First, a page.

The problem is me. If I am honest with myself, I know that I want this test to run to completion. This is a terrible position from which to start performing any testing activity, automation or not.
A Conflict of Interest
When testers are automating tests they are subject to an interesting dichotomy. On one hand, the end goal of this activity is to execute some test attempt to expose information on the target software. Hence the activity is a testing one aimed at increasing our ability to critically assess the system.
One the other hand, the process of automation is a creative activity in which we are developing new routines and programs, and therefore our natural tendency will be towards trying to get these to run successfully.
The danger that I certainly face when performing the activity of test automation is that I am subject to a positive bias in wanting the tests to run. When I am creating an automated test and a run encounters an issue my natural inclination is not to investigate the underlying cause, but to take the software development approach of finding an alternative path that allows me to reach my end goal of automating my target scenario.
A programmer faced with a failure in their code might furrow their brow and utter the immortal line - "It should work" - often combined with a look of incredulity. In a similar fashion, when faced with an automated test that doesn't run, a tester's first reaction can be one of frustration and disappointment rather than a more appropriate stance of inquisitiveness. In his book "Perfect Software and other illusions about Testing" Jerry Weinberg relates an example of a tester who was so impressed with the automation tool testing her search-page that she hadn't confirmed that the tool was actually checking the search returned anything. This may be an extreme case, but it is very easy to fall into the mindset of placing value on something that appears to run successfully at the expense of making more important observations on the behaviour of the software.
The times that the software is most exposed to the discovery of new issues is when it is subjected to a usage or workflow for the first time. This holds whether in a new customer implementation, an unexpected usage or the execution of a new test. The process of automating tests is a great opportunity to expose new issues in our software. The individual responsible for the automation needs to balance the natural problem solving creative approach of such an activity with a critical testing mindset in order to take advantage of this opportunity. Knowing that I can suffer from this problem, here are a few ideas that I think can help to avoid falling into this trap:-
- Treat automation as a testing activity
- Question the reasons for failures
- Look for usability issues
- Resist the urge to rerun on failure
- Note down issues to follow up as Exploratory Tests
Many argue that automation should be done by programmers. This is not the case in my company. I certainly agree that the automation harnesses and tools are best developed by those with programming knowledge, however I do think that abstracting testers away from the automated test design activities is a risky approach. Just as a test will yield the greatest information the first time that it is run, so the activity of automating tests can expose new issues and should be treated as an exploratory activity. In creating the tests we have an opportunity to examine the system in new ways which could be missed if our focus is on getting the test working. Treating the process of creating the automation as a testing activity can help to ensure that the correct mindset is adopted when tackling the task and that issues are not glossed over. My main concern with automation strategies in which the fixtures to drive the functionality are written by the same folks that engineer the software is that both software and fixtures are written from the same mindset. Many bugs do not relate to coding errors but simply by looking at the problem from a different perspective. If any bias towards a specific model of the solution is embedded into the automation as well as the software, this may prevent the tester from using the automation to drive the software in unexpected ways to expose issues.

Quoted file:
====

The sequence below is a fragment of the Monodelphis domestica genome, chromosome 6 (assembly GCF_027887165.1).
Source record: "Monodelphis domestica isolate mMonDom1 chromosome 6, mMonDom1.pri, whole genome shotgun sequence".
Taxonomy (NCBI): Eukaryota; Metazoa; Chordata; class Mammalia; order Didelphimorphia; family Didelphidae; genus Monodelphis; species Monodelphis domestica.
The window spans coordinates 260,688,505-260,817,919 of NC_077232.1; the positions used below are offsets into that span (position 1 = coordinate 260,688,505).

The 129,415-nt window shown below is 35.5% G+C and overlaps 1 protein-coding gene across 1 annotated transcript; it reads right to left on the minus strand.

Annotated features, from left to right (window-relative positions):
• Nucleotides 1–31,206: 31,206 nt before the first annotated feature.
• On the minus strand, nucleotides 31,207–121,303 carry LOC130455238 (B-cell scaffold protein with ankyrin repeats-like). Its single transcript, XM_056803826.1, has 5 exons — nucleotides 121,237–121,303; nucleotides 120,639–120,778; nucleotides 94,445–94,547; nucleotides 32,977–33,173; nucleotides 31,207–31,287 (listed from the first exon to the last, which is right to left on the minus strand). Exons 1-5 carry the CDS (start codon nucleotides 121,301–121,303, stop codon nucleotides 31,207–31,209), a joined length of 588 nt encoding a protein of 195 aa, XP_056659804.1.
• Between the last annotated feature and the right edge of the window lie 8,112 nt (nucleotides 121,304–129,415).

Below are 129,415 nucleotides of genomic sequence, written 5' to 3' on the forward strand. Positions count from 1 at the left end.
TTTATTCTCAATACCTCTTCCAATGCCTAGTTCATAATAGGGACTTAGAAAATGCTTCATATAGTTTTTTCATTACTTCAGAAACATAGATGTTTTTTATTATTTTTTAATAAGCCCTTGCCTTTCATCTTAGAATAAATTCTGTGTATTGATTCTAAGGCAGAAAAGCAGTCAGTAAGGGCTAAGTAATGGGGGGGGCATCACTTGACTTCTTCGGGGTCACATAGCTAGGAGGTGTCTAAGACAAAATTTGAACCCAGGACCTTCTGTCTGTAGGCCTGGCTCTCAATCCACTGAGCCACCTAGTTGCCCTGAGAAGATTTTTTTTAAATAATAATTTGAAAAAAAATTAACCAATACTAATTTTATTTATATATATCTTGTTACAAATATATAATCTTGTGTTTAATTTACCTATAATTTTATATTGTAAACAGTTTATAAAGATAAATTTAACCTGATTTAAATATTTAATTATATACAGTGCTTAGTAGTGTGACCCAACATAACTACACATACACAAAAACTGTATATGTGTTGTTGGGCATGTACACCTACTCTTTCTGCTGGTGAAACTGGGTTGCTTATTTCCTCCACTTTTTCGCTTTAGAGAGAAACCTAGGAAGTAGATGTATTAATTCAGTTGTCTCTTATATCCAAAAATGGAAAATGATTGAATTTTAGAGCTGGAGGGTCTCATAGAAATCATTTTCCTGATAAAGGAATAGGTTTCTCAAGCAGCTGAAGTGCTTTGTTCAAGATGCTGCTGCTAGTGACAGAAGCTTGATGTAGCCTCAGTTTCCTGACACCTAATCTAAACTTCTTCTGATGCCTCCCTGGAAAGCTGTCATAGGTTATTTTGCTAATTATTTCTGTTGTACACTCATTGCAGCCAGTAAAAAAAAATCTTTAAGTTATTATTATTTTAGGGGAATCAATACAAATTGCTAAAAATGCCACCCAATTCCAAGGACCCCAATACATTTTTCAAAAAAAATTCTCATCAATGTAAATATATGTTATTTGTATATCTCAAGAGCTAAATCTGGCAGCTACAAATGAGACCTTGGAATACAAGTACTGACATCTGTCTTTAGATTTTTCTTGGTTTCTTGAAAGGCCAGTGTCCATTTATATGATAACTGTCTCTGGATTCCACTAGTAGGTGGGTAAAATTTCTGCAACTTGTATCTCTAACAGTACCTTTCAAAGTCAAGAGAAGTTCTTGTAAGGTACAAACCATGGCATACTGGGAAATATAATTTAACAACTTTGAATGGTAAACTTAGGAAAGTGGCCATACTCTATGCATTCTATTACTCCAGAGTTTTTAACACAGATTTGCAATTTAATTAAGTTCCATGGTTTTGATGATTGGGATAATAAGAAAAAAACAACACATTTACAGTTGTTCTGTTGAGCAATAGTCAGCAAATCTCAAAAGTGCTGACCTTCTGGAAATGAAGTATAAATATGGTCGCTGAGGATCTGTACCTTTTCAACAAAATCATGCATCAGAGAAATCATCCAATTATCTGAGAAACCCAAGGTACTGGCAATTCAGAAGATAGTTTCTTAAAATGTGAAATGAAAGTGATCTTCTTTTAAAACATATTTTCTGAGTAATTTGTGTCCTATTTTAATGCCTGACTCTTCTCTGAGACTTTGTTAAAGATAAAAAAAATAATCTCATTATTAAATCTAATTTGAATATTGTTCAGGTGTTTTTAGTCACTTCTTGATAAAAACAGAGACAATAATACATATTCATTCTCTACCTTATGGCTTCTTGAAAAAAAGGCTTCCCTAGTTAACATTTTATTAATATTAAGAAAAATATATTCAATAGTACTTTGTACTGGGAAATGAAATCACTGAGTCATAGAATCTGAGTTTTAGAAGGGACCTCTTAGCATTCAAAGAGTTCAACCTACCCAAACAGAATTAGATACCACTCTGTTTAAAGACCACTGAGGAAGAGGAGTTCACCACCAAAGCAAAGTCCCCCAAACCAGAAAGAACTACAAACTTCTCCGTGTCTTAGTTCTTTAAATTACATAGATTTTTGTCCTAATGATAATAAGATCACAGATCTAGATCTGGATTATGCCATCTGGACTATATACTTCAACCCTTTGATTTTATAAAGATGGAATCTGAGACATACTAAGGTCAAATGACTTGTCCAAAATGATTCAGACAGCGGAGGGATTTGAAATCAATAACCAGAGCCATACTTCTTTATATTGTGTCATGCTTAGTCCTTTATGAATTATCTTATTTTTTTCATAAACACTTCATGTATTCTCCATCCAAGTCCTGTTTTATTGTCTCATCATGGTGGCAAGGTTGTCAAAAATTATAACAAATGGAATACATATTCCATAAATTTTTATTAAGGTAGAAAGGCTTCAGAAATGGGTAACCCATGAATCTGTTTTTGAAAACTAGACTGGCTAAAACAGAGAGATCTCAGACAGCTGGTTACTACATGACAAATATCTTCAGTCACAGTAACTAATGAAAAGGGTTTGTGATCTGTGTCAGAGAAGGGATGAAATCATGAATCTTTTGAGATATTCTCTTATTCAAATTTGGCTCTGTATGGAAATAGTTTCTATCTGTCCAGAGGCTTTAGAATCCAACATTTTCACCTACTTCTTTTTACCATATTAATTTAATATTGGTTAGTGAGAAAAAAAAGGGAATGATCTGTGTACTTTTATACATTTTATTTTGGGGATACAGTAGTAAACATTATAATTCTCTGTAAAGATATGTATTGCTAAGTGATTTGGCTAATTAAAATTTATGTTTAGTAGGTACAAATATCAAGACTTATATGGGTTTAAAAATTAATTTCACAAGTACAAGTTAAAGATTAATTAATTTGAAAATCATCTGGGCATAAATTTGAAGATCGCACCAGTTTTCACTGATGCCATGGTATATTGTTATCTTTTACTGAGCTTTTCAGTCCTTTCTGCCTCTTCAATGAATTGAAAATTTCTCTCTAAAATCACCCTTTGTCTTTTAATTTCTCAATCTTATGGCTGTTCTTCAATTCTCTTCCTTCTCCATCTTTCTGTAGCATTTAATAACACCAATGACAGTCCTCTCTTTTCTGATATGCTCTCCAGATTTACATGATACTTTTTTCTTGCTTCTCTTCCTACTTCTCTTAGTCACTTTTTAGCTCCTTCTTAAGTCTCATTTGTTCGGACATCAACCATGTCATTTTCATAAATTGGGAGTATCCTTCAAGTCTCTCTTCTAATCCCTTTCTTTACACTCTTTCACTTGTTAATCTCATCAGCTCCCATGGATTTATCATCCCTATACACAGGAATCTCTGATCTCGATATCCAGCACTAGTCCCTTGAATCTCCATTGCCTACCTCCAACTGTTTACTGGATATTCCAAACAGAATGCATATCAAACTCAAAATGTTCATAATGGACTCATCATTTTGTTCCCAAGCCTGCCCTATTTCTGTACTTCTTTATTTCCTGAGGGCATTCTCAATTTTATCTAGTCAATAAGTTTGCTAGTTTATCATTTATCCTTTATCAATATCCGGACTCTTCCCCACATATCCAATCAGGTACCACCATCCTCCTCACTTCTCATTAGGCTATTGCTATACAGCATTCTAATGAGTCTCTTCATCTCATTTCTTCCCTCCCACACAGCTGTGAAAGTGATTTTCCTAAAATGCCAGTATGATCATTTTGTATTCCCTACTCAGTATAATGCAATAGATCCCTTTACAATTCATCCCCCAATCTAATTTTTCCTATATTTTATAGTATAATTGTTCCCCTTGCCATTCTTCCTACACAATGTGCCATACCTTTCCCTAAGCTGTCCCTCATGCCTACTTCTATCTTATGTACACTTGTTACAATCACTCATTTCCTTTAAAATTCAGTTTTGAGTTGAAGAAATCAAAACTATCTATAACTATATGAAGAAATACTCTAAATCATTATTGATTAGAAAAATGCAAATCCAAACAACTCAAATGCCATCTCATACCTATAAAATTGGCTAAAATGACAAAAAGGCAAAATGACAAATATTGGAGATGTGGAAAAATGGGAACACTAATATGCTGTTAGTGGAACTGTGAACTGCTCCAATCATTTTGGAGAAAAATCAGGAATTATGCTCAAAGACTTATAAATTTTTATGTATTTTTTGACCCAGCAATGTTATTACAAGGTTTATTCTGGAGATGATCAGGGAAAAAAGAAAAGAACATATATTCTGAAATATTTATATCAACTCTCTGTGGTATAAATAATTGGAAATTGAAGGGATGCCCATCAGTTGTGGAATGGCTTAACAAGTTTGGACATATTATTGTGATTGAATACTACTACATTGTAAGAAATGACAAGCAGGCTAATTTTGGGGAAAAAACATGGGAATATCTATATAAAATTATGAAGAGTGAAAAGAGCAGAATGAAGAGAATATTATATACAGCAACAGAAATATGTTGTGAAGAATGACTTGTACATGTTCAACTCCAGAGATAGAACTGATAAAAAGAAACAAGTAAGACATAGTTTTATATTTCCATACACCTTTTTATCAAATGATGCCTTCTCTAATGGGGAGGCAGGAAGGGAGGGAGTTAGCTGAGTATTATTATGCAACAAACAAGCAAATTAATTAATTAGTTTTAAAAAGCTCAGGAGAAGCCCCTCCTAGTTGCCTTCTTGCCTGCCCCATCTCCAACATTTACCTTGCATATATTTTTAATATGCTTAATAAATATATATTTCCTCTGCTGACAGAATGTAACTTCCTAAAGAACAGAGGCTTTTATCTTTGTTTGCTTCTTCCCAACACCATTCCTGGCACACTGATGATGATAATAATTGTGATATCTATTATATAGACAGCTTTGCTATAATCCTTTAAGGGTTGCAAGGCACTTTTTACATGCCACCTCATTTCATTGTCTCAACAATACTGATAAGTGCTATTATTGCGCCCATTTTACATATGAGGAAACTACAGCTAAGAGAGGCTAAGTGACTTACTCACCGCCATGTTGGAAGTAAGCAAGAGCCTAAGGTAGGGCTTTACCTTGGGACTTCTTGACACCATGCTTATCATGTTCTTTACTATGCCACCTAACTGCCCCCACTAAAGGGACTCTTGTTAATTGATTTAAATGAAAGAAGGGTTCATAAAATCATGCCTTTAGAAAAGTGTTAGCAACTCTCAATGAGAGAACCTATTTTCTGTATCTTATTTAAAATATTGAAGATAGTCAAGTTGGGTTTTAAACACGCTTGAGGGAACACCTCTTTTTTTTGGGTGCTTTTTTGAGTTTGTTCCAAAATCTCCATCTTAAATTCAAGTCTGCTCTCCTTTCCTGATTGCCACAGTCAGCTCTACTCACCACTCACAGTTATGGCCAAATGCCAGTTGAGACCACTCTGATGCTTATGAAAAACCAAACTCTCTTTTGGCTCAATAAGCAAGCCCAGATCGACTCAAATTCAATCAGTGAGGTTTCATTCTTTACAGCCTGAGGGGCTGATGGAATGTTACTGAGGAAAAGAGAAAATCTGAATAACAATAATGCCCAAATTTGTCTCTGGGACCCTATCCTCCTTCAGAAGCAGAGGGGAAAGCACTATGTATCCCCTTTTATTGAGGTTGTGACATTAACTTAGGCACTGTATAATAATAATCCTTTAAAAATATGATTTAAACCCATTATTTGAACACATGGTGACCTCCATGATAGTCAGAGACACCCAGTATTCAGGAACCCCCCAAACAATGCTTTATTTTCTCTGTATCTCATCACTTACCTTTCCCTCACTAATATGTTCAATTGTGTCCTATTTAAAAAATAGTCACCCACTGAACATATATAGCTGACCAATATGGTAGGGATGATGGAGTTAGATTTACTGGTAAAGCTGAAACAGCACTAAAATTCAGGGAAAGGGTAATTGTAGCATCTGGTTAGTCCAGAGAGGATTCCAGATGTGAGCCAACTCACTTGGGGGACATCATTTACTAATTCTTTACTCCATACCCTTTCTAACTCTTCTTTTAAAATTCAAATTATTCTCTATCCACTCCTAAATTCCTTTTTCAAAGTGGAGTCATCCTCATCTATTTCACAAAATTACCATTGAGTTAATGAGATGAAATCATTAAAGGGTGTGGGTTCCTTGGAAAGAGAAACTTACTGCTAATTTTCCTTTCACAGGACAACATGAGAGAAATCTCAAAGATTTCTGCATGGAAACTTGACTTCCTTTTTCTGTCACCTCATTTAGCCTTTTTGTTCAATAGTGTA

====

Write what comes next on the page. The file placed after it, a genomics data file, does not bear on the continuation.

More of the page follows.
Most initial attempts at automating a test will not run cleanly. Rather than immediately hacking around to get them working, spend some time questioning why the test did not run. Is this a scenario that the user could encounter? If so, was it clear from the system output what the problem was and how to resolve it? If the resolution required key developer knowledge that may not be in the hands of the customer, does this indicate a problem?
IF you are struggling with the complexity of a piece of automation, it could well be the case that the functionality in question is unnecessarily complicated. Review the user facing functionality and discuss with the product owner to see if there is a problem, and examine the potential to simplify the feature.
Clearing down and hitting the run button again "to see if it works this time" could be hiding a multitude of state based issues which could be lost by resubmitting. Even if the software turns out to be OK it is likely that the tests themselves are not as isolated as they should be and you may require some better setup and teardown routines. Resolving this will prevent multiple false negative results cropping up on future runs.
It might be that we don't have time to investigate something immediately, it's not ideal but it is a fact of life. Try jotting down issues using a notepad or Rapid Reporter and follow up later in exploratory testing charters once the automation task is completed.
Even as I write this, my test run has just reported "can't create the archive as it already exists" - oh well, I must have forgotten to clean the old run up, I'll just delete the directory and run it again...